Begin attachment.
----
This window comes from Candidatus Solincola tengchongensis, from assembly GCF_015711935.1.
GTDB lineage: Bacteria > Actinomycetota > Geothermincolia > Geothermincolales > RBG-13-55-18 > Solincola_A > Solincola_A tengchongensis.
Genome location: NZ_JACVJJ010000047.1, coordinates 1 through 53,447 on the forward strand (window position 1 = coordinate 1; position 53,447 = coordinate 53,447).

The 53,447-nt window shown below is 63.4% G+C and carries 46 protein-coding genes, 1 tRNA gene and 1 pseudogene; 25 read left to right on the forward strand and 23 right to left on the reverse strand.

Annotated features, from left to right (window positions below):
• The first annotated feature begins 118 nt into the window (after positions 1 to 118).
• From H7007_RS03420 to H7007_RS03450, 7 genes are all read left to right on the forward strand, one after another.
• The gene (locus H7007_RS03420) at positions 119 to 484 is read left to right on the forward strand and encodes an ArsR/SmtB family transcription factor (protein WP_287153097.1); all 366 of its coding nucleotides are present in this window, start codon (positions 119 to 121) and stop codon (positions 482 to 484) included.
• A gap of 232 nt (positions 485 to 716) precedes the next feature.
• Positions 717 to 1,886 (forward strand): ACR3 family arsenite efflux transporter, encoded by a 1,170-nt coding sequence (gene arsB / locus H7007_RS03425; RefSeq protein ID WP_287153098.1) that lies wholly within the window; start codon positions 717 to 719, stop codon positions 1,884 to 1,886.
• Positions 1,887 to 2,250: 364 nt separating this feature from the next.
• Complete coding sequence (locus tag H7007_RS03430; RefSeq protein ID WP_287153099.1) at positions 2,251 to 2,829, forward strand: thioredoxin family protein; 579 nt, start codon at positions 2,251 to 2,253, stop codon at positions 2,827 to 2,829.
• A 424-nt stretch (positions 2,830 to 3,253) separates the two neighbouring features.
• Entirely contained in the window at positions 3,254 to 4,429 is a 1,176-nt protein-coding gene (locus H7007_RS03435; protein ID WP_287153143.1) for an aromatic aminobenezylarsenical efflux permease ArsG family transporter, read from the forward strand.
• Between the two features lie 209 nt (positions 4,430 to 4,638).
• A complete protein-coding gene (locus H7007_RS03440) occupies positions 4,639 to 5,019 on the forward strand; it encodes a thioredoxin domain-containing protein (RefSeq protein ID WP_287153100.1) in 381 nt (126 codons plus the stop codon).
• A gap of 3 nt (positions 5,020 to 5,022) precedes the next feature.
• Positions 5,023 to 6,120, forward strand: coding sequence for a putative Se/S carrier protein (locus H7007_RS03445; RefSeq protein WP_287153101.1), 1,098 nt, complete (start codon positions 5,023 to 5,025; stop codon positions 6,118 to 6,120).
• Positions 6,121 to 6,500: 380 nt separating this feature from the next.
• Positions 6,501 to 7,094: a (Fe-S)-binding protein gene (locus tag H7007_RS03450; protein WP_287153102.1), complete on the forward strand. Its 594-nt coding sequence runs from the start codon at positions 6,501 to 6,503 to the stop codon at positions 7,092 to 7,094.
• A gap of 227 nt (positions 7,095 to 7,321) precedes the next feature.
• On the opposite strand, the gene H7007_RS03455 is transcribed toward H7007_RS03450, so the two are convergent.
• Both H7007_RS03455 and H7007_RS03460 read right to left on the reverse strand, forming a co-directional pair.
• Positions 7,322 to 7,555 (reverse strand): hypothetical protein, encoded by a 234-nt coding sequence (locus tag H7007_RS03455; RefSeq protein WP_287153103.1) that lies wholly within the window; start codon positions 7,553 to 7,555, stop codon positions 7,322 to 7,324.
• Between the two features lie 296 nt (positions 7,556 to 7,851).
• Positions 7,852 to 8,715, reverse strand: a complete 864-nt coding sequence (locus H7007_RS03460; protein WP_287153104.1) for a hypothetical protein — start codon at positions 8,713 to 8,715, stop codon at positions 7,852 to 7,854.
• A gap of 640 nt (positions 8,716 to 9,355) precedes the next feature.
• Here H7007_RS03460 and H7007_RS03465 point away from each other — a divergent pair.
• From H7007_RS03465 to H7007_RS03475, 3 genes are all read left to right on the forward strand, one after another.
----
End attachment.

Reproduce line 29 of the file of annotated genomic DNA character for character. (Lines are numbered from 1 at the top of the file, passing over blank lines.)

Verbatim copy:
• From H7007_RS03465 to H7007_RS03475, 3 genes are all read left to right on the forward strand, one after another.